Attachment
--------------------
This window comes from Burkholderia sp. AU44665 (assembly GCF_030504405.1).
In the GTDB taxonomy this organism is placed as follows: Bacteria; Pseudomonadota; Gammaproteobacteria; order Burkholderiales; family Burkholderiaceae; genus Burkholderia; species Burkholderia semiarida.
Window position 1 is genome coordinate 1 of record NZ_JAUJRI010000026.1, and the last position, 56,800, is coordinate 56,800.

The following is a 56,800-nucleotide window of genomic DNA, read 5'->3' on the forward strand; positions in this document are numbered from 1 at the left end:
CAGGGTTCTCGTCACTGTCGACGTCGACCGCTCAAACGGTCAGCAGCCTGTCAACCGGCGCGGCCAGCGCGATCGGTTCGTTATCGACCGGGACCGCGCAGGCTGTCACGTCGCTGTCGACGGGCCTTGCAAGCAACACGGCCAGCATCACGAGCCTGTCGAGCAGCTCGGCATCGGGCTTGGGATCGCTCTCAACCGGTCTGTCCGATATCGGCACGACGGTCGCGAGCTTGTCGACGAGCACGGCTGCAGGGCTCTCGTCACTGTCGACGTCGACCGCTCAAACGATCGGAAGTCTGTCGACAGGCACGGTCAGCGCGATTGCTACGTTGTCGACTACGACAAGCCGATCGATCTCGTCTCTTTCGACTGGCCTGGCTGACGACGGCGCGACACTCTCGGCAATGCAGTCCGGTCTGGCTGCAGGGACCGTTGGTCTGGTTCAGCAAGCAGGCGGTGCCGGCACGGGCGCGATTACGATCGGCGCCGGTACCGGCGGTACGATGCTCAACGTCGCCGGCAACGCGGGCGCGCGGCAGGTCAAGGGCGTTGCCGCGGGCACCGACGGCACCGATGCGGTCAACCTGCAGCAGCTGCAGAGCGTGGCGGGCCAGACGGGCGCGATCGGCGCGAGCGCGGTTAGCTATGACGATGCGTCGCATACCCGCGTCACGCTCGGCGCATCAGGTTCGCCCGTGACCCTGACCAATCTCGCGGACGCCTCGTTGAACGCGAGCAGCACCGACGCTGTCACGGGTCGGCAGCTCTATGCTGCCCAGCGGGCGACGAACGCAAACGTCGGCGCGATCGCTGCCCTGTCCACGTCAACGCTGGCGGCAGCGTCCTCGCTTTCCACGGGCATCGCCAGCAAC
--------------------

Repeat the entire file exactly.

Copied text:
This window comes from Burkholderia sp. AU44665 (assembly GCF_030504405.1).
In the GTDB taxonomy this organism is placed as follows: Bacteria; Pseudomonadota; Gammaproteobacteria; order Burkholderiales; family Burkholderiaceae; genus Burkholderia; species Burkholderia semiarida.
Window position 1 is genome coordinate 1 of record NZ_JAUJRI010000026.1, and the last position, 56,800, is coordinate 56,800.

The following is a 56,800-nucleotide window of genomic DNA, read 5'->3' on the forward strand; positions in this document are numbered from 1 at the left end:
CAGGGTTCTCGTCACTGTCGACGTCGACCGCTCAAACGGTCAGCAGCCTGTCAACCGGCGCGGCCAGCGCGATCGGTTCGTTATCGACCGGGACCGCGCAGGCTGTCACGTCGCTGTCGACGGGCCTTGCAAGCAACACGGCCAGCATCACGAGCCTGTCGAGCAGCTCGGCATCGGGCTTGGGATCGCTCTCAACCGGTCTGTCCGATATCGGCACGACGGTCGCGAGCTTGTCGACGAGCACGGCTGCAGGGCTCTCGTCACTGTCGACGTCGACCGCTCAAACGATCGGAAGTCTGTCGACAGGCACGGTCAGCGCGATTGCTACGTTGTCGACTACGACAAGCCGATCGATCTCGTCTCTTTCGACTGGCCTGGCTGACGACGGCGCGACACTCTCGGCAATGCAGTCCGGTCTGGCTGCAGGGACCGTTGGTCTGGTTCAGCAAGCAGGCGGTGCCGGCACGGGCGCGATTACGATCGGCGCCGGTACCGGCGGTACGATGCTCAACGTCGCCGGCAACGCGGGCGCGCGGCAGGTCAAGGGCGTTGCCGCGGGCACCGACGGCACCGATGCGGTCAACCTGCAGCAGCTGCAGAGCGTGGCGGGCCAGACGGGCGCGATCGGCGCGAGCGCGGTTAGCTATGACGATGCGTCGCATACCCGCGTCACGCTCGGCGCATCAGGTTCGCCCGTGACCCTGACCAATCTCGCGGACGCCTCGTTGAACGCGAGCAGCACCGACGCTGTCACGGGTCGGCAGCTCTATGCTGCCCAGCGGGCGACGAACGCAAACGTCGGCGCGATCGCTGCCCTGTCCACGTCAACGCTGGCGGCAGCGTCCTCGCTTTCCACGGGCATCGCCAGCAAC